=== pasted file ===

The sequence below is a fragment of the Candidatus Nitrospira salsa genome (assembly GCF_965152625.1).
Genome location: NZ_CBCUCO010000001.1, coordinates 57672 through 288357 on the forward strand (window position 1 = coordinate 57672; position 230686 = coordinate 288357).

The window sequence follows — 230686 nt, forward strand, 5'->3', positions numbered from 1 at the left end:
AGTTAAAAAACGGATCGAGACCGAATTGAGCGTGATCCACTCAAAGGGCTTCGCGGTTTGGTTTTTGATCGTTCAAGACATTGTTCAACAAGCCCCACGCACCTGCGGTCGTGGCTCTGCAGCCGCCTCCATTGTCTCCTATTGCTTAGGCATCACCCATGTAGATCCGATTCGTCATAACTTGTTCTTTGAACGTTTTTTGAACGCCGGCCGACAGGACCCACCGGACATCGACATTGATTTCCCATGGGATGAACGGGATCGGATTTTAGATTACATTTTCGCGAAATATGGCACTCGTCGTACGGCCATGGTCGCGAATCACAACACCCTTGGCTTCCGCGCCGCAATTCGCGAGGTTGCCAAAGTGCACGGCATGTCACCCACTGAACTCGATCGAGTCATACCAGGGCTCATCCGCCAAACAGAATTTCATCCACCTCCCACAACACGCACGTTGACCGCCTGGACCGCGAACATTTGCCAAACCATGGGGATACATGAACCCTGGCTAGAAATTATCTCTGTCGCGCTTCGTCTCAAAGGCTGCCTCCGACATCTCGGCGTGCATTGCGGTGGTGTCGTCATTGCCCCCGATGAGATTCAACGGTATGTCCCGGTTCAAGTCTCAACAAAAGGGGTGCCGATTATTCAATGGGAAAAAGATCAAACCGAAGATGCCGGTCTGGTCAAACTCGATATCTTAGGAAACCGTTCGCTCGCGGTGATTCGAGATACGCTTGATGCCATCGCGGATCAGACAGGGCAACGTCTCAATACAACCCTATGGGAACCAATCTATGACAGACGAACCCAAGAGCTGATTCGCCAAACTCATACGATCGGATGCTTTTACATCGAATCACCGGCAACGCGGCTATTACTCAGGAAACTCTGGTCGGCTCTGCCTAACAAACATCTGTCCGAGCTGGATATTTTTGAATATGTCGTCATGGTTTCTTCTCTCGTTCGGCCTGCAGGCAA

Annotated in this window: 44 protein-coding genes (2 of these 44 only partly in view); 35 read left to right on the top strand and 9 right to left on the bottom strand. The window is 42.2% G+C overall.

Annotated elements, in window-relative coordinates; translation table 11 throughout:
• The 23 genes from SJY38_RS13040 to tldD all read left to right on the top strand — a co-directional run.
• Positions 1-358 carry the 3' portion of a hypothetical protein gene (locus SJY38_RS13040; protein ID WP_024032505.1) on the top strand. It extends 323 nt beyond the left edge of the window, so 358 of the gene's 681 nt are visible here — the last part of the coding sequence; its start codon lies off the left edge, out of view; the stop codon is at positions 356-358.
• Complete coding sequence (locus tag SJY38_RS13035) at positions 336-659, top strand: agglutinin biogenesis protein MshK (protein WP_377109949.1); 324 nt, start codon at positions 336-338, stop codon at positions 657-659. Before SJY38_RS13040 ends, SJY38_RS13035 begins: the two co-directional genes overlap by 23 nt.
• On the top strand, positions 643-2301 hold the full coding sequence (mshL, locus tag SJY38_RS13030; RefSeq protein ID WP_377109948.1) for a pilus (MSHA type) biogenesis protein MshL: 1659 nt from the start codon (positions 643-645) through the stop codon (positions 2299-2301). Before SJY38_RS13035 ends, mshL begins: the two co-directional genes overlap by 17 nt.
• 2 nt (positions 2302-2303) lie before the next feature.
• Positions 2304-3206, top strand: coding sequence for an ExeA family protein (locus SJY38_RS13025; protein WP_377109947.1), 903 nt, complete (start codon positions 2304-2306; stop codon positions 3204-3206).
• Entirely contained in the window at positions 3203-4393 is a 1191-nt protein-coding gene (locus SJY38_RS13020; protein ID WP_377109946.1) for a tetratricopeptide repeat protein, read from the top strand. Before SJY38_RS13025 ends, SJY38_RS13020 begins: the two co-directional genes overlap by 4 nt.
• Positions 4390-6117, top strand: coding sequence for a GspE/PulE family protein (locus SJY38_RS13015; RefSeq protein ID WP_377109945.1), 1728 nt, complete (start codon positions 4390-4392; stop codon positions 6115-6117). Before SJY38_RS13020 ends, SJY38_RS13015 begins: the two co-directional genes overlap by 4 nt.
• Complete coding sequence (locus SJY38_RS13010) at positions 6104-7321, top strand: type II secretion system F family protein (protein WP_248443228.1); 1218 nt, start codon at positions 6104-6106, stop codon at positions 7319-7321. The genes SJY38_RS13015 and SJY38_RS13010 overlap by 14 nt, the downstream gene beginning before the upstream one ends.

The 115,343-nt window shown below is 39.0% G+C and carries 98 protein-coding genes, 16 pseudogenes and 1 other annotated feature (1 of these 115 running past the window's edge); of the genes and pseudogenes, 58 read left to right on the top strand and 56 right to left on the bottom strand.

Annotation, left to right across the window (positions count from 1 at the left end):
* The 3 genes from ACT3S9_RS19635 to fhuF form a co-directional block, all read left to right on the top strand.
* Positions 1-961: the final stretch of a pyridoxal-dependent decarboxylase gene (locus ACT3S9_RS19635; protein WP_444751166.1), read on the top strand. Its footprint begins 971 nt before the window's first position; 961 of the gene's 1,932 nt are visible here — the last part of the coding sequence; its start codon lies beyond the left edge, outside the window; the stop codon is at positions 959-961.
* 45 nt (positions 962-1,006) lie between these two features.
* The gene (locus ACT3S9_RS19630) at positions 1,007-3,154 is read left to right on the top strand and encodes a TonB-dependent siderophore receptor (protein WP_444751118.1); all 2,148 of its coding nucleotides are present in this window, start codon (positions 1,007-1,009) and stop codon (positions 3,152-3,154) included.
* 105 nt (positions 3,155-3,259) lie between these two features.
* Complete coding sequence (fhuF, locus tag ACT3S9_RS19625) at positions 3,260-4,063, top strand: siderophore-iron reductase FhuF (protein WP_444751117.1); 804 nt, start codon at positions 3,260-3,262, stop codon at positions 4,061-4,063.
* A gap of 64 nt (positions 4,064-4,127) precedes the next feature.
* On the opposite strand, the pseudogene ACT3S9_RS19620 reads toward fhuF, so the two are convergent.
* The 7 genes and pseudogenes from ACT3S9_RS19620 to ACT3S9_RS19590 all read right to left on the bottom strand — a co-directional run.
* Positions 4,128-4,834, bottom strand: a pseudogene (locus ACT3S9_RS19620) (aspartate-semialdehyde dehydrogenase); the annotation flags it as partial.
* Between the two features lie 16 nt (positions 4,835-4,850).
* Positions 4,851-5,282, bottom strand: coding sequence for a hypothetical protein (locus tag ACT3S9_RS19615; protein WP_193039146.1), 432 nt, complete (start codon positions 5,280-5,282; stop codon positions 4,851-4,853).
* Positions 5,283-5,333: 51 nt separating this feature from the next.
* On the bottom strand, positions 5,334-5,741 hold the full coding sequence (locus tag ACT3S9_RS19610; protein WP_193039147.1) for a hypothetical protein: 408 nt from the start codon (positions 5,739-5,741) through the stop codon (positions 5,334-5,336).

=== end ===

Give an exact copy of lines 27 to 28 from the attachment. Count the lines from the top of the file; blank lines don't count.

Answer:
* Positions 4,128-4,834, bottom strand: a pseudogene (locus ACT3S9_RS19620) (aspartate-semialdehyde dehydrogenase); the annotation flags it as partial.
* Between the two features lie 16 nt (positions 4,835-4,850).